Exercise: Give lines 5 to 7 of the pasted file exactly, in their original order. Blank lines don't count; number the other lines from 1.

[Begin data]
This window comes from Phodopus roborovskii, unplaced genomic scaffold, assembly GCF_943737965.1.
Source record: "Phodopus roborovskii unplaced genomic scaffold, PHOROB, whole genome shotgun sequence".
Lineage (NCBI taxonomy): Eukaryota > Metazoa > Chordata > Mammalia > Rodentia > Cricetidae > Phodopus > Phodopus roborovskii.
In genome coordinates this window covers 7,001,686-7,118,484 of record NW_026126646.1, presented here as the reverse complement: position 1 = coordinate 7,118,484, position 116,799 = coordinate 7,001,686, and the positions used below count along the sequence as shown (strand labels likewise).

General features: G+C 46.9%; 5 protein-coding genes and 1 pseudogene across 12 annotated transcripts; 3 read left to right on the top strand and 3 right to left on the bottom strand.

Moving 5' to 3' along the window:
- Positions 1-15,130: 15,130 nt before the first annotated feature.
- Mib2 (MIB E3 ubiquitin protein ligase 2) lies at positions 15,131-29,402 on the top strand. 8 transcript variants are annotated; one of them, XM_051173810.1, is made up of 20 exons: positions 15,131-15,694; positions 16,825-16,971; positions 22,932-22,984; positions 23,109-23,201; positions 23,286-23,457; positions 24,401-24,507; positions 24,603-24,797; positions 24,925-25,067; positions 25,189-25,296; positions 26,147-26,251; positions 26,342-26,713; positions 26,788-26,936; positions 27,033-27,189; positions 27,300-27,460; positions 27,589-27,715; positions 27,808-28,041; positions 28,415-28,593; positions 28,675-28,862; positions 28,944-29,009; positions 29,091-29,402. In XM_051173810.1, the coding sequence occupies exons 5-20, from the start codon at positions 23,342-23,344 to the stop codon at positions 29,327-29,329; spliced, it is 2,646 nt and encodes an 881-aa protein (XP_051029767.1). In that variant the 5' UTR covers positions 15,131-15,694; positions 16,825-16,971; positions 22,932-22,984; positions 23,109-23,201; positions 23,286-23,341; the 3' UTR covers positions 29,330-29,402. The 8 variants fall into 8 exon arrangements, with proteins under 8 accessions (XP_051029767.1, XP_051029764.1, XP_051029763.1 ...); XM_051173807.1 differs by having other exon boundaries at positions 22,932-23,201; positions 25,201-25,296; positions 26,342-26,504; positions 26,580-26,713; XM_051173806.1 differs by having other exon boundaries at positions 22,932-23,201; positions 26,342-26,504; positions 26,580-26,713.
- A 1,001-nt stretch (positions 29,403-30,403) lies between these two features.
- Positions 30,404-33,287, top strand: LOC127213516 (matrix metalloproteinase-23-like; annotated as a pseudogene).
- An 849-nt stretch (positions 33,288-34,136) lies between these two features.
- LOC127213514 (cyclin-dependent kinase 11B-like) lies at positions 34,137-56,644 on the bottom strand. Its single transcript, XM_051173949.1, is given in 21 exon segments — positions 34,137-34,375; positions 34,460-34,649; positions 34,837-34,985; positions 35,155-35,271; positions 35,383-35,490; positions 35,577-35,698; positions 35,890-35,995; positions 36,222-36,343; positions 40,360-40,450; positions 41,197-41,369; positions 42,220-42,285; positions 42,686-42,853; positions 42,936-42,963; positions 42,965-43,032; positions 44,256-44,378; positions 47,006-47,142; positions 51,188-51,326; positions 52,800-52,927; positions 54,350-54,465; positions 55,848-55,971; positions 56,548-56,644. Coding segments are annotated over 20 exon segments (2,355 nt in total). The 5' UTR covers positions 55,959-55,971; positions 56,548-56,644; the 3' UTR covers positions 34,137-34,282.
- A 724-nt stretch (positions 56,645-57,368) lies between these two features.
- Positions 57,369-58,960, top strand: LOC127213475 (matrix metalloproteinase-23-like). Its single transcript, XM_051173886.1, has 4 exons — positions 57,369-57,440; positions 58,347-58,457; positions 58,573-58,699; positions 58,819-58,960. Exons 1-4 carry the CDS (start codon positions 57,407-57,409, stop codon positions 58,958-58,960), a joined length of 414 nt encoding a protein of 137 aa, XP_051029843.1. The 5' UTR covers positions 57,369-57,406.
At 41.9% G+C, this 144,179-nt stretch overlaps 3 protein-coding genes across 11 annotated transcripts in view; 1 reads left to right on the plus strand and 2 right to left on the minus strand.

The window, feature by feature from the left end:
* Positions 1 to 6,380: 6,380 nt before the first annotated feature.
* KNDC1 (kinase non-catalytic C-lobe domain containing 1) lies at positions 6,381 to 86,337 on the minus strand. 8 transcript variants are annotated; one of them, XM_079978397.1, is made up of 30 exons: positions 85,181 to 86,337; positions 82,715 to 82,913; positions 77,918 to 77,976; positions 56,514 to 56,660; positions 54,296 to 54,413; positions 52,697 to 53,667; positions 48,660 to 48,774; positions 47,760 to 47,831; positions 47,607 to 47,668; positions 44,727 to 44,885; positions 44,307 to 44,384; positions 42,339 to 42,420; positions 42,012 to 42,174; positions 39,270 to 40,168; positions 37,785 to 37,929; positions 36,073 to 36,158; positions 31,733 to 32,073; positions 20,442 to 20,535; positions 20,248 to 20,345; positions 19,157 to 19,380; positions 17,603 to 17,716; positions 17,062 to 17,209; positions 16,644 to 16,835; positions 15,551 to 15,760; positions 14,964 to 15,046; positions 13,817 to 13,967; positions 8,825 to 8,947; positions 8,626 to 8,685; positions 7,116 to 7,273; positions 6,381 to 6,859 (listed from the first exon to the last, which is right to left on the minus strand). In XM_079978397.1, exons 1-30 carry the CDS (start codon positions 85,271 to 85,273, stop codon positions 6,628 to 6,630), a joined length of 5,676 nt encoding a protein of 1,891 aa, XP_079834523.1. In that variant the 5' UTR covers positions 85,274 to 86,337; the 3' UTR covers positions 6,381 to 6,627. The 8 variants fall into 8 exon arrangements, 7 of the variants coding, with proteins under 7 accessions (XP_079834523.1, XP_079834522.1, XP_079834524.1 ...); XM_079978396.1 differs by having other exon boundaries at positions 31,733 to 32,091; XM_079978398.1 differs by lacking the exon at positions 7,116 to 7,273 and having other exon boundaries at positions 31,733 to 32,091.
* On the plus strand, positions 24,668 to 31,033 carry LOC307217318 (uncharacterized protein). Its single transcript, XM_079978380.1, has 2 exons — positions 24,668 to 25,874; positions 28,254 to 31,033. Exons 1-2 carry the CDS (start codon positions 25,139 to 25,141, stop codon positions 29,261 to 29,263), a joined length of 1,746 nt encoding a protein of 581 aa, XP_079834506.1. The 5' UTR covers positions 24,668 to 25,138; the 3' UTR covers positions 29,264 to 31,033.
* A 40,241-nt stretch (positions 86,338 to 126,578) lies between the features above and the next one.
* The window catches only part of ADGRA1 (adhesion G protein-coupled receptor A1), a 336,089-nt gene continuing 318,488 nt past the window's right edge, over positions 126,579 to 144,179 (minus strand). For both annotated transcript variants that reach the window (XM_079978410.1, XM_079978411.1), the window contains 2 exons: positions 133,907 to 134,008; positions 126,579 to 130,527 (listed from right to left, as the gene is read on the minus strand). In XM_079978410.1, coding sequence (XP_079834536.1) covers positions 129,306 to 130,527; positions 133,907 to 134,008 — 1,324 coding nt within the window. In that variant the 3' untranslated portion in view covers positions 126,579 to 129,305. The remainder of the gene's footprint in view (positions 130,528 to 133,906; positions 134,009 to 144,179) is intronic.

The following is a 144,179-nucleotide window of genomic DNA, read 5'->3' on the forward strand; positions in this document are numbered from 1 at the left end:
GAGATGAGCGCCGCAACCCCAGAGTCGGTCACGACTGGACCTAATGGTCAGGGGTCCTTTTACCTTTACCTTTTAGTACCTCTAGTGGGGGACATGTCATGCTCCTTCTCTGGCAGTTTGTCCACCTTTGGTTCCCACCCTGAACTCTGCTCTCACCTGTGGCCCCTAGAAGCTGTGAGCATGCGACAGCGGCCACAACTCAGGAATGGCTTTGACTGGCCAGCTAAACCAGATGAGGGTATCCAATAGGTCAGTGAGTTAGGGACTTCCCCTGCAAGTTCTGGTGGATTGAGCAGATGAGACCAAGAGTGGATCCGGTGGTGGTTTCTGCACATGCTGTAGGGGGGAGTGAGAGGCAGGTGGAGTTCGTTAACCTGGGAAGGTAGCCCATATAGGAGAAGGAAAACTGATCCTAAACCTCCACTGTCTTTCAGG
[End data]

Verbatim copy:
General features: G+C 46.9%; 5 protein-coding genes and 1 pseudogene across 12 annotated transcripts; 3 read left to right on the top strand and 3 right to left on the bottom strand.

Moving 5' to 3' along the window:
- Positions 1-15,130: 15,130 nt before the first annotated feature.